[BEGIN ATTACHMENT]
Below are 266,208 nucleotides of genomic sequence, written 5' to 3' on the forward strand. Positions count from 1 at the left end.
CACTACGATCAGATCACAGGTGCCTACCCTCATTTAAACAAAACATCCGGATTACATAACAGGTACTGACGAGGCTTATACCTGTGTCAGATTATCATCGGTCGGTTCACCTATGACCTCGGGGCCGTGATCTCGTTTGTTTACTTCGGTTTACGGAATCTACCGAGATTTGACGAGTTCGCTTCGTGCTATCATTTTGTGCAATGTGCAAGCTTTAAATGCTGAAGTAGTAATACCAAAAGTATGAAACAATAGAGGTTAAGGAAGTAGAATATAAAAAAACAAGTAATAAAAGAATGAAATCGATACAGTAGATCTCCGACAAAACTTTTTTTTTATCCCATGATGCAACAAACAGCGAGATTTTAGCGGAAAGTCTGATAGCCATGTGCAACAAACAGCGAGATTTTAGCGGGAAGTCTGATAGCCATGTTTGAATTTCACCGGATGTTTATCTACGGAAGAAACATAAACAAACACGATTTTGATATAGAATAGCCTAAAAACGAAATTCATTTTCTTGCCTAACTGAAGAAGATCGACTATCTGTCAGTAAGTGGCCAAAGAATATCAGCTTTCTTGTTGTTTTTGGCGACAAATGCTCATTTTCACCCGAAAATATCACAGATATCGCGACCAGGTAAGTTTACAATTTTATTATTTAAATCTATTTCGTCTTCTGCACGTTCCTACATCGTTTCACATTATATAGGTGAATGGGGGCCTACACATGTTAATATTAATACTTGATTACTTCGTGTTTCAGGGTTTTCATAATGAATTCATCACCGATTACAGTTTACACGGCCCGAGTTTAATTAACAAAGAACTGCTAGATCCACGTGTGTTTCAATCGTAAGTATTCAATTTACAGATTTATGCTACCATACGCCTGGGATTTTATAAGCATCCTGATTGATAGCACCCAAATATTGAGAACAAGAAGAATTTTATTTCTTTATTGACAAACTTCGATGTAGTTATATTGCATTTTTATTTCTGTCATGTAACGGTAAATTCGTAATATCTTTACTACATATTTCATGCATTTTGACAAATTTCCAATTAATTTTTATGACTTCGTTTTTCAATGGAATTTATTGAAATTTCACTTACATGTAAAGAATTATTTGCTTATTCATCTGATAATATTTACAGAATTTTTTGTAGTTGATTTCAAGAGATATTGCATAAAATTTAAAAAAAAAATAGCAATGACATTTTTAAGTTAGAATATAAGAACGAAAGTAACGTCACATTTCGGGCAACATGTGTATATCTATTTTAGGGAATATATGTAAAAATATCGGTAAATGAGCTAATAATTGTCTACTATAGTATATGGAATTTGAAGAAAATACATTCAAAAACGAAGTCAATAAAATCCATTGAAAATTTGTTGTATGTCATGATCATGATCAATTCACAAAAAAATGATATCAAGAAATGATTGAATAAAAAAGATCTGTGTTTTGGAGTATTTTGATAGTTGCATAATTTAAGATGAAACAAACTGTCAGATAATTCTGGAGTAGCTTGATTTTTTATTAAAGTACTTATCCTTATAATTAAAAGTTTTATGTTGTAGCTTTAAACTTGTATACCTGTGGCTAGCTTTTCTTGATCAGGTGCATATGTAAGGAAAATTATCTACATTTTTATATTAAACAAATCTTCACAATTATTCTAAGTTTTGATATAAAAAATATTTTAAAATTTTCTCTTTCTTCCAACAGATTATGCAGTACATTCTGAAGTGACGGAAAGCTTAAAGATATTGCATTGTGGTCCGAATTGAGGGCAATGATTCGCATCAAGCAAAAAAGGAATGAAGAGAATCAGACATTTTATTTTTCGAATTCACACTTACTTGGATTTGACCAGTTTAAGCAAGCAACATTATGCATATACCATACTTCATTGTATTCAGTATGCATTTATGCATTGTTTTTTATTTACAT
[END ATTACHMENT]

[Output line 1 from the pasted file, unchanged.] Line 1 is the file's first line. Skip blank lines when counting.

Below are 266,208 nucleotides of genomic sequence, written 5' to 3' on the forward strand. Positions count from 1 at the left end.